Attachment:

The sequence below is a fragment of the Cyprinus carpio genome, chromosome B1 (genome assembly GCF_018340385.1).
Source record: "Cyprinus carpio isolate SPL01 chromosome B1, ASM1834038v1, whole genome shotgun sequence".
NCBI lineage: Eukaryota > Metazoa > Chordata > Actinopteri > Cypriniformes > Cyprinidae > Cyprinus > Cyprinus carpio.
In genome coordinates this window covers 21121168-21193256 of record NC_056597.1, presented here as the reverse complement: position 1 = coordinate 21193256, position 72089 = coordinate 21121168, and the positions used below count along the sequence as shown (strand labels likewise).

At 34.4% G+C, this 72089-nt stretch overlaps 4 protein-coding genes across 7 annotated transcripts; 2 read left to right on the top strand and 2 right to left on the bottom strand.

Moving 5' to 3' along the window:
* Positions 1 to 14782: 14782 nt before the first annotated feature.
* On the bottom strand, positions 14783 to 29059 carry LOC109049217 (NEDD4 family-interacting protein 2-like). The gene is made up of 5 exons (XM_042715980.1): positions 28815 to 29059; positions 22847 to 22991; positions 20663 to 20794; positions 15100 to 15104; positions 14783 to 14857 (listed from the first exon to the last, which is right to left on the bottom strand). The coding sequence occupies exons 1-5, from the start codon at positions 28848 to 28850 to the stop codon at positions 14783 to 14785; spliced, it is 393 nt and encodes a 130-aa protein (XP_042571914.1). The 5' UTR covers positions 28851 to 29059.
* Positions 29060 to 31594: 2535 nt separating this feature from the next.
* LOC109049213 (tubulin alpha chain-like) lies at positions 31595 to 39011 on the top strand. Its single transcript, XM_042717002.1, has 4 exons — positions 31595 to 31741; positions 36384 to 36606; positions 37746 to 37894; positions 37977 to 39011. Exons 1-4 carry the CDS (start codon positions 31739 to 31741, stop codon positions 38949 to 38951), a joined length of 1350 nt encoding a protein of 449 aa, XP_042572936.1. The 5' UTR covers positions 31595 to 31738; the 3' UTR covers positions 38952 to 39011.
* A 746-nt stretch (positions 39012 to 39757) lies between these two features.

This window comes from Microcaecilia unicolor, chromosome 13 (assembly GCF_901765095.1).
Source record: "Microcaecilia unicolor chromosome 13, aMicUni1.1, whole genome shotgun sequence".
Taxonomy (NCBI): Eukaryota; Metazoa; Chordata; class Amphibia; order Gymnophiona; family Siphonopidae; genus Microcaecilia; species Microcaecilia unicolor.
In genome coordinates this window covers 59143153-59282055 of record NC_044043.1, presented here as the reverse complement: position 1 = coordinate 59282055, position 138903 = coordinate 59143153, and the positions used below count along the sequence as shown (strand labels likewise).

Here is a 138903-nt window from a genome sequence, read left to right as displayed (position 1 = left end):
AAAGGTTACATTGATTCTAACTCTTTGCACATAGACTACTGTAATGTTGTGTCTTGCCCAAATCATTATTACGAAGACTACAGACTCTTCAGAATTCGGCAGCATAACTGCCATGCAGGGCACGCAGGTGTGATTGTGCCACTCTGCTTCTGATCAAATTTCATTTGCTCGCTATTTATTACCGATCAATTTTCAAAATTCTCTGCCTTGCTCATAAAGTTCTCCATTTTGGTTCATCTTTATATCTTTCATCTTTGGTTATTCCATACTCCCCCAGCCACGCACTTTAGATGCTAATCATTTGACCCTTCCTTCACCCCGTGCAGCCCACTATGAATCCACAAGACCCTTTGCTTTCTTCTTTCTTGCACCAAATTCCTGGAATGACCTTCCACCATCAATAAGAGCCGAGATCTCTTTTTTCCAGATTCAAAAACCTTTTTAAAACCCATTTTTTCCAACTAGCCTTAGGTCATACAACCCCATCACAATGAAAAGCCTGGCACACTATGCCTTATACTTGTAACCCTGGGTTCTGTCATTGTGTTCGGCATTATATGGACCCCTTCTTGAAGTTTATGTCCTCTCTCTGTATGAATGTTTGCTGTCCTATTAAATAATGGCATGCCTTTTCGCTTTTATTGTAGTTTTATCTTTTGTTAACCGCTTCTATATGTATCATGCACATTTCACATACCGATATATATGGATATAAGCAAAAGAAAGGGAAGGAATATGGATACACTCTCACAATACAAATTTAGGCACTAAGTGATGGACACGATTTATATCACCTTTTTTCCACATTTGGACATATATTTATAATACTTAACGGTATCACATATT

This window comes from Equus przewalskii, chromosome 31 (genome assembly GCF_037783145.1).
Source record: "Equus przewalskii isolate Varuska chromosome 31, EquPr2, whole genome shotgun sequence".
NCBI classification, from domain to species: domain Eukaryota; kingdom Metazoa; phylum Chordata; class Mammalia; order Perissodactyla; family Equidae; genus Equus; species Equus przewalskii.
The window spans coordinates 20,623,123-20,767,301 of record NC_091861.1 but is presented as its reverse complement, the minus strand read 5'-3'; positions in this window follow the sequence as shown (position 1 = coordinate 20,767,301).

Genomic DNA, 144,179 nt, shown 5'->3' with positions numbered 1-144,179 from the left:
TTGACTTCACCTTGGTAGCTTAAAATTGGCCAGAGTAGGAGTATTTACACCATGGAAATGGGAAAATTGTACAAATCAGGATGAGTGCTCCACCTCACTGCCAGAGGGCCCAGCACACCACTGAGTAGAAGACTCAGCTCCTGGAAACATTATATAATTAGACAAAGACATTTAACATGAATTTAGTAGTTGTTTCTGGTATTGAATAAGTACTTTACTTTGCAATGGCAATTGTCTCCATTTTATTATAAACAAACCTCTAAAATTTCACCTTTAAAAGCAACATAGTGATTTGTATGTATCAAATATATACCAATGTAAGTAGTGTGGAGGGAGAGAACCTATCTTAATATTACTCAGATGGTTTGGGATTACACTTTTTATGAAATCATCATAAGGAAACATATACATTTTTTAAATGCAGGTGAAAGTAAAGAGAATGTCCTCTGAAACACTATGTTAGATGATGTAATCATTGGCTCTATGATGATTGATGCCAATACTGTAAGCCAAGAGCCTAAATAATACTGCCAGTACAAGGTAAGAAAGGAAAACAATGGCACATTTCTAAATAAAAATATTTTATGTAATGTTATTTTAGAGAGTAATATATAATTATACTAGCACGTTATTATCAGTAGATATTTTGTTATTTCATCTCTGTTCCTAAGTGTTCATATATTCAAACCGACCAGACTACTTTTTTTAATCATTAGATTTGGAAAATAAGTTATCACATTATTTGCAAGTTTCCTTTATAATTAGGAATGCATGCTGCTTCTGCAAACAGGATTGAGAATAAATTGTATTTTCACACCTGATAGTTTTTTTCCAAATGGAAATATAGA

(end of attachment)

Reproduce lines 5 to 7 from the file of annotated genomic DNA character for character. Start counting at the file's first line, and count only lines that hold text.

At 34.4% G+C, this 72089-nt stretch overlaps 4 protein-coding genes across 7 annotated transcripts; 2 read left to right on the top strand and 2 right to left on the bottom strand.

Moving 5' to 3' along the window:
* Positions 1 to 14782: 14782 nt before the first annotated feature.